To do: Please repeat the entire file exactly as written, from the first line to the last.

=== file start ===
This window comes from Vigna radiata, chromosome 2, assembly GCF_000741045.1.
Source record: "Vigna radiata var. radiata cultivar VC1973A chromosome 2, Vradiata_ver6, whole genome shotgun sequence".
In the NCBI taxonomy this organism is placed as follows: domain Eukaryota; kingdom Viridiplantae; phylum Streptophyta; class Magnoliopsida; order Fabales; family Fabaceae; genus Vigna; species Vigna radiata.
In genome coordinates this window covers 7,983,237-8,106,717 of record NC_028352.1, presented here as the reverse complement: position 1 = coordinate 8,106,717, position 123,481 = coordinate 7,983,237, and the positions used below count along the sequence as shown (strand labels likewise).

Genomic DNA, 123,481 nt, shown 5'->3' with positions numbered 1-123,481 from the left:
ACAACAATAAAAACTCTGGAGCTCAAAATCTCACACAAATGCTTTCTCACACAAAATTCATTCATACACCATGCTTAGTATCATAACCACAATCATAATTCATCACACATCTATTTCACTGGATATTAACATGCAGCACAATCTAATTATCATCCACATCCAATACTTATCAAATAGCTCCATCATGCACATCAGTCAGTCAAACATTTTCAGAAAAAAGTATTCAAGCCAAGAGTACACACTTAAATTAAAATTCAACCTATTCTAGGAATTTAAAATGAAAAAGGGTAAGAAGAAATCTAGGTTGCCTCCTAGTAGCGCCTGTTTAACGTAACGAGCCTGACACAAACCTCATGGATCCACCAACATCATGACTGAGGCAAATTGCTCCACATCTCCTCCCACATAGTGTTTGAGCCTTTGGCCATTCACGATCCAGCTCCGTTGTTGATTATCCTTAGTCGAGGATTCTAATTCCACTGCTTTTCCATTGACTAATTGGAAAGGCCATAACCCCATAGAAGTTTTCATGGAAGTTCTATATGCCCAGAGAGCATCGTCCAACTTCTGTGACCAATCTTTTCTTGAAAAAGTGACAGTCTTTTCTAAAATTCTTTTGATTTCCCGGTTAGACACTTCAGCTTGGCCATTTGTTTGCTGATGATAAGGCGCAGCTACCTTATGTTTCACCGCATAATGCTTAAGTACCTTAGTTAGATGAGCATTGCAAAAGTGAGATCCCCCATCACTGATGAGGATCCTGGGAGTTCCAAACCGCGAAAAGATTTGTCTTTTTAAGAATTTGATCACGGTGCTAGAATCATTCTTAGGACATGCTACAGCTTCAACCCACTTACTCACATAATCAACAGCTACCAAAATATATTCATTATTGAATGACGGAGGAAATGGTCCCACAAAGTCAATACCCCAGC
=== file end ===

This window comes from Vigna radiata, chromosome 2, assembly GCF_000741045.1.
Source record: "Vigna radiata var. radiata cultivar VC1973A chromosome 2, Vradiata_ver6, whole genome shotgun sequence".
In the NCBI taxonomy this organism is placed as follows: domain Eukaryota; kingdom Viridiplantae; phylum Streptophyta; class Magnoliopsida; order Fabales; family Fabaceae; genus Vigna; species Vigna radiata.
In genome coordinates this window covers 7,983,237-8,106,717 of record NC_028352.1, presented here as the reverse complement: position 1 = coordinate 8,106,717, position 123,481 = coordinate 7,983,237, and the positions used below count along the sequence as shown (strand labels likewise).

Genomic DNA, 123,481 nt, shown 5'->3' with positions numbered 1-123,481 from the left:
ACAACAATAAAAACTCTGGAGCTCAAAATCTCACACAAATGCTTTCTCACACAAAATTCATTCATACACCATGCTTAGTATCATAACCACAATCATAATTCATCACACATCTATTTCACTGGATATTAACATGCAGCACAATCTAATTATCATCCACATCCAATACTTATCAAATAGCTCCATCATGCACATCAGTCAGTCAAACATTTTCAGAAAAAAGTATTCAAGCCAAGAGTACACACTTAAATTAAAATTCAACCTATTCTAGGAATTTAAAATGAAAAAGGGTAAGAAGAAATCTAGGTTGCCTCCTAGTAGCGCCTGTTTAACGTAACGAGCCTGACACAAACCTCATGGATCCACCAACATCATGACTGAGGCAAATTGCTCCACATCTCCTCCCACATAGTGTTTGAGCCTTTGGCCATTCACGATCCAGCTCCGTTGTTGATTATCCTTAGTCGAGGATTCTAATTCCACTGCTTTTCCATTGACTAATTGGAAAGGCCATAACCCCATAGAAGTTTTCATGGAAGTTCTATATGCCCAGAGAGCATCGTCCAACTTCTGTGACCAATCTTTTCTTGAAAAAGTGACAGTCTTTTCTAAAATTCTTTTGATTTCCCGGTTAGACACTTCAGCTTGGCCATTTGTTTGCTGATGATAAGGCGCAGCTACCTTATGTTTCACCGCATAATGCTTAAGTACCTTAGTTAGATGAGCATTGCAAAAGTGAGATCCCCCATCACTGATGAGGATCCTGGGAGTTCCAAACCGCGAAAAGATTTGTCTTTTTAAGAATTTGATCACGGTGCTAGAATCATTCTTAGGACATGCTACAGCTTCAACCCACTTACTCACATAATCAACAGCTACCAAAATATATTCATTATTGAATGACGGAGGAAATGGTCCCACAAAGTCAATACCCCAGC